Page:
It all starts decorously enough, with London shamus Martin Jackson taking on two new clients. Corporate exec Christopher Streetfield is worried because the wife who’d just confessed her affair and been reconciled to him has vanished. Sleek Nola Poshard is looking for her sister Louise, who took off with a valuable rarity: the uncorrected (and extremely indiscreet) proofs of a John le Carré novel. But since Jakubowski’s name is on the cover, you know that once the preliminaries are over, this will be just another tale of looking for love in all the wrong places and positions and with all the wrong implements. When the tale zigzags between Martin’s desultory, but amazingly efficient, inquiries and the parallel story of Cornelia, a Yale Ph.D. book collector/exotic dancer/assassin, there’s no point in waiting for the two lines to converge—as they will with a bang in the Big Easy—when you can relax and enjoy the fleshpots along the way: tours of strip clubs, lengthy interpolated tales of sadomasochism and bestiality, throwaway references to casual or desperate whoring. Jakubowski (It’s You That I Want to Kiss, 1997, etc.) wrings every lurid drop (semen, urine, blood) from the geometry of pairings, trios, and quartets before kissing off his inflatable dolls with the obligatory aperçus about the tenderness that’s mostly honored in the breach here.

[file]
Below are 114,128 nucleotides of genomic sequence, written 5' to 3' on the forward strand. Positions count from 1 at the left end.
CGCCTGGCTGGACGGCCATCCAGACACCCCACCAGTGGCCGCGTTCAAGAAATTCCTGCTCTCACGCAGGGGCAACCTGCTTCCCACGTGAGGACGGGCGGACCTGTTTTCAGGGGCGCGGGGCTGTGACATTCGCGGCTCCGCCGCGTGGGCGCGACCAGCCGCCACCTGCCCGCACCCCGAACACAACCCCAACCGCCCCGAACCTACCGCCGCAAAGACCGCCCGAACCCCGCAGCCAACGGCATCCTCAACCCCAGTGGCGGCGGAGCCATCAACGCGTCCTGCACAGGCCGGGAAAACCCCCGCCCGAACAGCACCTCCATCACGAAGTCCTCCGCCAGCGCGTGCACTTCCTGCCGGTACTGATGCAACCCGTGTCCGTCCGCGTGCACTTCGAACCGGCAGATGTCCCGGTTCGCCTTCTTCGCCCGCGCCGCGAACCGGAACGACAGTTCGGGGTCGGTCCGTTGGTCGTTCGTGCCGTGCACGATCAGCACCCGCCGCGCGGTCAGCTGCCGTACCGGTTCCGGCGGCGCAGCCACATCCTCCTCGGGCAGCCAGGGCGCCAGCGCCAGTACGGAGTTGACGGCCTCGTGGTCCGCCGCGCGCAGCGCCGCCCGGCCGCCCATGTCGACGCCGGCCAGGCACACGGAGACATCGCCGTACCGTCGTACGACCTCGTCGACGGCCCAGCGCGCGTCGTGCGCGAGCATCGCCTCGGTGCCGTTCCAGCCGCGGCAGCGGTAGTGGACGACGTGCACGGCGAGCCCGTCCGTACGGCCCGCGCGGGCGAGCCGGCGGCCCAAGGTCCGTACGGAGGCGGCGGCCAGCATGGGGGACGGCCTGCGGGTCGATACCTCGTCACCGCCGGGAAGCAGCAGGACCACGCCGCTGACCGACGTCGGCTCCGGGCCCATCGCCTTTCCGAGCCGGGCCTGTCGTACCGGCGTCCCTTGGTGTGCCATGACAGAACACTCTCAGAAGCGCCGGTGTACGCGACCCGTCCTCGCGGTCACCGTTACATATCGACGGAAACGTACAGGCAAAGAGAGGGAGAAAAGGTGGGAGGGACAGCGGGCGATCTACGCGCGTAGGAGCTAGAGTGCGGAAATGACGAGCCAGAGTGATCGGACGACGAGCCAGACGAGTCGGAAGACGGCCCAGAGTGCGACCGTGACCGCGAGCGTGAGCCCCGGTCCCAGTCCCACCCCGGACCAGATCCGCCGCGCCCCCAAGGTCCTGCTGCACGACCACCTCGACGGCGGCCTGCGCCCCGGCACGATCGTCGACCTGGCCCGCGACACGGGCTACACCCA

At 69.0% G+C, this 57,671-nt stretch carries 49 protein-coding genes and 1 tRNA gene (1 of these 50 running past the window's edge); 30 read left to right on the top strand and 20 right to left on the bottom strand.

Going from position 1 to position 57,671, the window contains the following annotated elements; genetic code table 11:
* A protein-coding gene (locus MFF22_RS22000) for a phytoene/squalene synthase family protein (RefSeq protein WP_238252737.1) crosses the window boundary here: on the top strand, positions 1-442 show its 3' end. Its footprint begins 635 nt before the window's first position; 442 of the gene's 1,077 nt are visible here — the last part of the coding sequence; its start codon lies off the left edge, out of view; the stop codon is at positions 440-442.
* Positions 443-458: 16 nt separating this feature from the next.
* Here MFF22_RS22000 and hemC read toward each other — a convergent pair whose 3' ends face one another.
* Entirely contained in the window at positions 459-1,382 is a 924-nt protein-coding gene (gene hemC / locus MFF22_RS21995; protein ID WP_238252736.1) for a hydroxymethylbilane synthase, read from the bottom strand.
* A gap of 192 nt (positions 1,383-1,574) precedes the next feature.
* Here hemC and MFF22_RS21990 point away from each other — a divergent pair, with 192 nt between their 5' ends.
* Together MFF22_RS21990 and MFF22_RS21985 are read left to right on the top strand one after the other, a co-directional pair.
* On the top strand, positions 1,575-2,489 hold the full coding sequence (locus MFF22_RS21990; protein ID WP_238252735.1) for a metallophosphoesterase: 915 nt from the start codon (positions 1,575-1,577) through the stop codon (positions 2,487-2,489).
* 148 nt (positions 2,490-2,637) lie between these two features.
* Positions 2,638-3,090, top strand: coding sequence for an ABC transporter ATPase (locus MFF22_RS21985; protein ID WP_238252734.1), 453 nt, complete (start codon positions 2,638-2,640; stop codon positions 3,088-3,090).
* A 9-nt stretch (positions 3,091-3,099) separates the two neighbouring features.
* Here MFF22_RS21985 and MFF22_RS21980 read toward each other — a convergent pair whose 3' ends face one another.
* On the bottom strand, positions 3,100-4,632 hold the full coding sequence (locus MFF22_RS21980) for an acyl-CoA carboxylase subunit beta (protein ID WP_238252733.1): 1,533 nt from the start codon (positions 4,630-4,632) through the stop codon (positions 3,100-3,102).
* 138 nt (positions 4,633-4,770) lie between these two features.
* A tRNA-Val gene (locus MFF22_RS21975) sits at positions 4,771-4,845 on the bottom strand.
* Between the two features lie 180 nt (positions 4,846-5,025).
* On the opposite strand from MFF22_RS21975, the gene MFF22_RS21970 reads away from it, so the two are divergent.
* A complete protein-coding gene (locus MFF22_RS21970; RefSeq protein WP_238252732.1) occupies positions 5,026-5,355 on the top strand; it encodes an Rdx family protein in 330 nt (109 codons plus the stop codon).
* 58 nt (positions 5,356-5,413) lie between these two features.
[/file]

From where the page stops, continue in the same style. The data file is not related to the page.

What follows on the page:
“I’m a private eye,” says Martin. “I can see things you don’t see.” Consider yourself warned.